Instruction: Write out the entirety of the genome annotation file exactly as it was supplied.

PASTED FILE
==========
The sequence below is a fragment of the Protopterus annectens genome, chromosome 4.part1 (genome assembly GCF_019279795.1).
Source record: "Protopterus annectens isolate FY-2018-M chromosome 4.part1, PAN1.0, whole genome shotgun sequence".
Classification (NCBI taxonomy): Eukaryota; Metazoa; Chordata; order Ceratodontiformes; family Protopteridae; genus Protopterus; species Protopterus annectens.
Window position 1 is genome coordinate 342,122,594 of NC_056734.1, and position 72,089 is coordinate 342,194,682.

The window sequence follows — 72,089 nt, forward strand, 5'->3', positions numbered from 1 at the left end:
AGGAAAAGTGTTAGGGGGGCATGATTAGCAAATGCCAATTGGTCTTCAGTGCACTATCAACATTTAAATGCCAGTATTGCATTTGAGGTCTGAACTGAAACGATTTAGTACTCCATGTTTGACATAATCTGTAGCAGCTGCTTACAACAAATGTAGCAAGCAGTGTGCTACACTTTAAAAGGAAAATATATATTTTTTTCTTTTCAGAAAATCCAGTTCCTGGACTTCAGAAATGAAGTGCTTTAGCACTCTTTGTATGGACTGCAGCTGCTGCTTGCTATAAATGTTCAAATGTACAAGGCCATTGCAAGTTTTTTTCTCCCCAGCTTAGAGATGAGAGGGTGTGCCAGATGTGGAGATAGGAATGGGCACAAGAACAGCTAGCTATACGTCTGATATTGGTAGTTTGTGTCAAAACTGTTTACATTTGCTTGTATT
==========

The sequence below is a fragment of the Protopterus annectens genome, chromosome 4.part1 (genome assembly GCF_019279795.1).
Source record: "Protopterus annectens isolate FY-2018-M chromosome 4.part1, PAN1.0, whole genome shotgun sequence".
Classification (NCBI taxonomy): Eukaryota; Metazoa; Chordata; order Ceratodontiformes; family Protopteridae; genus Protopterus; species Protopterus annectens.
Window position 1 is genome coordinate 342,122,594 of NC_056734.1, and position 72,089 is coordinate 342,194,682.

The window sequence follows — 72,089 nt, forward strand, 5'->3', positions numbered from 1 at the left end:
AGGAAAAGTGTTAGGGGGGCATGATTAGCAAATGCCAATTGGTCTTCAGTGCACTATCAACATTTAAATGCCAGTATTGCATTTGAGGTCTGAACTGAAACGATTTAGTACTCCATGTTTGACATAATCTGTAGCAGCTGCTTACAACAAATGTAGCAAGCAGTGTGCTACACTTTAAAAGGAAAATATATATTTTTTTCTTTTCAGAAAATCCAGTTCCTGGACTTCAGAAATGAAGTGCTTTAGCACTCTTTGTATGGACTGCAGCTGCTGCTTGCTATAAATGTTCAAATGTACAAGGCCATTGCAAGTTTTTTTCTCCCCAGCTTAGAGATGAGAGGGTGTGCCAGATGTGGAGATAGGAATGGGCACAAGAACAGCTAGCTATACGTCTGATATTGGTAGTTTGTGTCAAAACTGTTTACATTTGCTTGTATT